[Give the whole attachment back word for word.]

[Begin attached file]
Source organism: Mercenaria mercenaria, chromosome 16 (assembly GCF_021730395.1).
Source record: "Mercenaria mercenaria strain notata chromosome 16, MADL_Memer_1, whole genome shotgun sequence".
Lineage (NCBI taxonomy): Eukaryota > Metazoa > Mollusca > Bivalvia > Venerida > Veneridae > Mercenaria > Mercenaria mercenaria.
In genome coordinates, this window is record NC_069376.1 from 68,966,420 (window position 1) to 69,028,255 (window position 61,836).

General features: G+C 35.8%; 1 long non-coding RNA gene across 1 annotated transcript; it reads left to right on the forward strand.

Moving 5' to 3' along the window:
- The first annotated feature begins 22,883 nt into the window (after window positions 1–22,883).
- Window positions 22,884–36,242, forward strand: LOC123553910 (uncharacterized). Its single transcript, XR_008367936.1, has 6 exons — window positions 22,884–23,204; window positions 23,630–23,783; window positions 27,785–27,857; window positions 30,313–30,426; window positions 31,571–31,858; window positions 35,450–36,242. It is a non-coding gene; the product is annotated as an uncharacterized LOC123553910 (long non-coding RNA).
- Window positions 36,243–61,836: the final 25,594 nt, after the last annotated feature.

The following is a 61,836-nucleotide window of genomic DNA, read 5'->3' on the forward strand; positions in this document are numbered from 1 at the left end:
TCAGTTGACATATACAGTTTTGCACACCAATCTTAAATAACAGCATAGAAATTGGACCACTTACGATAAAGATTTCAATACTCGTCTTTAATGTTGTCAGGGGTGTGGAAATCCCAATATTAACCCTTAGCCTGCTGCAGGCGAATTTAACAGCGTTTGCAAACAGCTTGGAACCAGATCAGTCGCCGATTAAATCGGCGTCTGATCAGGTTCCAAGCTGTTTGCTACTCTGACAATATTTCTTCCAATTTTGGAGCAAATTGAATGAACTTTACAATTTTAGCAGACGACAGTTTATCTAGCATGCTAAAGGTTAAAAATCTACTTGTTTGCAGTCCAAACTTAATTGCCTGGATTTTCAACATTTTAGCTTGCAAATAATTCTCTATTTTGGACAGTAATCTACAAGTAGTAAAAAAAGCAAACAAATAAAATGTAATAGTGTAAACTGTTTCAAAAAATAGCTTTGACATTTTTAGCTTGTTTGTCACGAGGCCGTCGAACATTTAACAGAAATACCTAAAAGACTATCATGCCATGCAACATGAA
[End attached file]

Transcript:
Source organism: Mercenaria mercenaria, chromosome 16 (assembly GCF_021730395.1).
Source record: "Mercenaria mercenaria strain notata chromosome 16, MADL_Memer_1, whole genome shotgun sequence".
Lineage (NCBI taxonomy): Eukaryota > Metazoa > Mollusca > Bivalvia > Venerida > Veneridae > Mercenaria > Mercenaria mercenaria.
In genome coordinates, this window is record NC_069376.1 from 68,966,420 (window position 1) to 69,028,255 (window position 61,836).

General features: G+C 35.8%; 1 long non-coding RNA gene across 1 annotated transcript; it reads left to right on the forward strand.

Moving 5' to 3' along the window:
- The first annotated feature begins 22,883 nt into the window (after window positions 1–22,883).
- Window positions 22,884–36,242, forward strand: LOC123553910 (uncharacterized). Its single transcript, XR_008367936.1, has 6 exons — window positions 22,884–23,204; window positions 23,630–23,783; window positions 27,785–27,857; window positions 30,313–30,426; window positions 31,571–31,858; window positions 35,450–36,242. It is a non-coding gene; the product is annotated as an uncharacterized LOC123553910 (long non-coding RNA).
- Window positions 36,243–61,836: the final 25,594 nt, after the last annotated feature.

The following is a 61,836-nucleotide window of genomic DNA, read 5'->3' on the forward strand; positions in this document are numbered from 1 at the left end:
TCAGTTGACATATACAGTTTTGCACACCAATCTTAAATAACAGCATAGAAATTGGACCACTTACGATAAAGATTTCAATACTCGTCTTTAATGTTGTCAGGGGTGTGGAAATCCCAATATTAACCCTTAGCCTGCTGCAGGCGAATTTAACAGCGTTTGCAAACAGCTTGGAACCAGATCAGTCGCCGATTAAATCGGCGTCTGATCAGGTTCCAAGCTGTTTGCTACTCTGACAATATTTCTTCCAATTTTGGAGCAAATTGAATGAACTTTACAATTTTAGCAGACGACAGTTTATCTAGCATGCTAAAGGTTAAAAATCTACTTGTTTGCAGTCCAAACTTAATTGCCTGGATTTTCAACATTTTAGCTTGCAAATAATTCTCTATTTTGGACAGTAATCTACAAGTAGTAAAAAAAGCAAACAAATAAAATGTAATAGTGTAAACTGTTTCAAAAAATAGCTTTGACATTTTTAGCTTGTTTGTCACGAGGCCGTCGAACATTTAACAGAAATACCTAAAAGACTATCATGCCATGCAACATGAA